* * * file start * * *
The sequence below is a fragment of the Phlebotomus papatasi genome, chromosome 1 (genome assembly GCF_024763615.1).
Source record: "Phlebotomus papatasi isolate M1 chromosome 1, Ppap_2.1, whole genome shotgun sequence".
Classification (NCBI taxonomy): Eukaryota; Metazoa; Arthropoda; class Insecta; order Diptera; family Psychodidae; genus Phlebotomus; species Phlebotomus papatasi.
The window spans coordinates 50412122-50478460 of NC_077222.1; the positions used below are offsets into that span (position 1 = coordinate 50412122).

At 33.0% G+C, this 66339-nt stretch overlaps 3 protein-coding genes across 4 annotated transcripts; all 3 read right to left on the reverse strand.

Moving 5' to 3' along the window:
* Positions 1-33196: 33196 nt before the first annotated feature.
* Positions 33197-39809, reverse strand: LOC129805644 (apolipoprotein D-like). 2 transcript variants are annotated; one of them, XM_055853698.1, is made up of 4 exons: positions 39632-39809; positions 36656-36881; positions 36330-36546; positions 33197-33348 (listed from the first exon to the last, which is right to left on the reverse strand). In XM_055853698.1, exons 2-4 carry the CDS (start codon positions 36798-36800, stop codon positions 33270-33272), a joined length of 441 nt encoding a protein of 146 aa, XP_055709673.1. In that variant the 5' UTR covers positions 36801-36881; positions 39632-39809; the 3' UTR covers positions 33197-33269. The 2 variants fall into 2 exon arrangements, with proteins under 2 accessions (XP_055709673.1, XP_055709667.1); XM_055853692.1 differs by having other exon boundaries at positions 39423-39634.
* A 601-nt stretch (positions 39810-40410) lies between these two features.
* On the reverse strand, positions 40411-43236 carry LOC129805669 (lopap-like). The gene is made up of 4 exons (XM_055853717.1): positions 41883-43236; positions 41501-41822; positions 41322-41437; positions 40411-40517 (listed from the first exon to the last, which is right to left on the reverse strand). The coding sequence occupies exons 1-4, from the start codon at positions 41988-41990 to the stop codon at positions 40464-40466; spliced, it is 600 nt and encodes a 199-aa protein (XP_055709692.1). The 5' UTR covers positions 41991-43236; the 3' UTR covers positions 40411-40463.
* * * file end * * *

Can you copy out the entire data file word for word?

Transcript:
The sequence below is a fragment of the Phlebotomus papatasi genome, chromosome 1 (genome assembly GCF_024763615.1).
Source record: "Phlebotomus papatasi isolate M1 chromosome 1, Ppap_2.1, whole genome shotgun sequence".
Classification (NCBI taxonomy): Eukaryota; Metazoa; Arthropoda; class Insecta; order Diptera; family Psychodidae; genus Phlebotomus; species Phlebotomus papatasi.
The window spans coordinates 50412122-50478460 of NC_077222.1; the positions used below are offsets into that span (position 1 = coordinate 50412122).

At 33.0% G+C, this 66339-nt stretch overlaps 3 protein-coding genes across 4 annotated transcripts; all 3 read right to left on the reverse strand.

Moving 5' to 3' along the window:
* Positions 1-33196: 33196 nt before the first annotated feature.
* Positions 33197-39809, reverse strand: LOC129805644 (apolipoprotein D-like). 2 transcript variants are annotated; one of them, XM_055853698.1, is made up of 4 exons: positions 39632-39809; positions 36656-36881; positions 36330-36546; positions 33197-33348 (listed from the first exon to the last, which is right to left on the reverse strand). In XM_055853698.1, exons 2-4 carry the CDS (start codon positions 36798-36800, stop codon positions 33270-33272), a joined length of 441 nt encoding a protein of 146 aa, XP_055709673.1. In that variant the 5' UTR covers positions 36801-36881; positions 39632-39809; the 3' UTR covers positions 33197-33269. The 2 variants fall into 2 exon arrangements, with proteins under 2 accessions (XP_055709673.1, XP_055709667.1); XM_055853692.1 differs by having other exon boundaries at positions 39423-39634.
* A 601-nt stretch (positions 39810-40410) lies between these two features.
* On the reverse strand, positions 40411-43236 carry LOC129805669 (lopap-like). The gene is made up of 4 exons (XM_055853717.1): positions 41883-43236; positions 41501-41822; positions 41322-41437; positions 40411-40517 (listed from the first exon to the last, which is right to left on the reverse strand). The coding sequence occupies exons 1-4, from the start codon at positions 41988-41990 to the stop codon at positions 40464-40466; spliced, it is 600 nt and encodes a 199-aa protein (XP_055709692.1). The 5' UTR covers positions 41991-43236; the 3' UTR covers positions 40411-40463.